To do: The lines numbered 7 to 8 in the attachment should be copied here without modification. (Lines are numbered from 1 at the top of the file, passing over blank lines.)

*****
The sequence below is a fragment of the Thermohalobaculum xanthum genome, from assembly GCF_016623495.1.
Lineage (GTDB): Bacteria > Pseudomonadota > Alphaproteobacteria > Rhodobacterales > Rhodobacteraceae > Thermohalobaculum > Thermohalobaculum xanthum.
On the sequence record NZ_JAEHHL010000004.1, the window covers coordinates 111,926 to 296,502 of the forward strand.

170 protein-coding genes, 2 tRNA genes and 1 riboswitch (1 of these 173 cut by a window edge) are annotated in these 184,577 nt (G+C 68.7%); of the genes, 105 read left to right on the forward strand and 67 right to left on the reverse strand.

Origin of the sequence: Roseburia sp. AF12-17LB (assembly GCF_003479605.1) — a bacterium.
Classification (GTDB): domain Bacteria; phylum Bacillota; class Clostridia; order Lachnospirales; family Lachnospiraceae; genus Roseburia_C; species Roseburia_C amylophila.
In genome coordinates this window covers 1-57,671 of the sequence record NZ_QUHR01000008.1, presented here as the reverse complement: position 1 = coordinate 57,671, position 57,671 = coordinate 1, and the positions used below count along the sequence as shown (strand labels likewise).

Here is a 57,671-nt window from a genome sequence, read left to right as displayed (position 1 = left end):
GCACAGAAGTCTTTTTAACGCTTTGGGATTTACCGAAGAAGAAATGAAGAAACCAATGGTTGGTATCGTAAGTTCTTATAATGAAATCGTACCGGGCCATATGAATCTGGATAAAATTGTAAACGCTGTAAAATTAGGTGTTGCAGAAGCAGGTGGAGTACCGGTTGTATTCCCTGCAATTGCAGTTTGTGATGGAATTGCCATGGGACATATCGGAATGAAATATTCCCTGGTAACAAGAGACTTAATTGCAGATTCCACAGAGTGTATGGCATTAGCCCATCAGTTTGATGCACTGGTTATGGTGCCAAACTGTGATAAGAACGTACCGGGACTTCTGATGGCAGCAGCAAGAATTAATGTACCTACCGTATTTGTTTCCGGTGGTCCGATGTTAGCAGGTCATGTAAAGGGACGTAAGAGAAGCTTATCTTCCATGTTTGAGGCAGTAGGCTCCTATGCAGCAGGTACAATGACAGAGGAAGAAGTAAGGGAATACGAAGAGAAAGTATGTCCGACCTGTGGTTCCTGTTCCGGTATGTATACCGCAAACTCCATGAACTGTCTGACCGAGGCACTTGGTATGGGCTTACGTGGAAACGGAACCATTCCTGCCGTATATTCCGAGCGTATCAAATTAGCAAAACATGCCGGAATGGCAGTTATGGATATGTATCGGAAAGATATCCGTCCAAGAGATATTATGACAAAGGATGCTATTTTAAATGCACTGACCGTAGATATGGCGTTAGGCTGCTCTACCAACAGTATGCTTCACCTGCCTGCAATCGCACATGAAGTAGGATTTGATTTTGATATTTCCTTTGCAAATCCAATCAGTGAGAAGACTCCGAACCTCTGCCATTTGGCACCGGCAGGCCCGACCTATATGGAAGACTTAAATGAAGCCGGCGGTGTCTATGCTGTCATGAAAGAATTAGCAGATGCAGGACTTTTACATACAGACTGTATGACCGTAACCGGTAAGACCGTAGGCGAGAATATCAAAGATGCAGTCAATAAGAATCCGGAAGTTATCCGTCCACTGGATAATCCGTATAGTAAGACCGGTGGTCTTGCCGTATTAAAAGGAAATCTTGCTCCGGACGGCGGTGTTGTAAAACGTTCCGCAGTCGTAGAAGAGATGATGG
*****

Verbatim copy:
In genome coordinates this window covers 1-57,671 of the sequence record NZ_QUHR01000008.1, presented here as the reverse complement: position 1 = coordinate 57,671, position 57,671 = coordinate 1, and the positions used below count along the sequence as shown (strand labels likewise).

Here is a 57,671-nt window from a genome sequence, read left to right as displayed (position 1 = left end):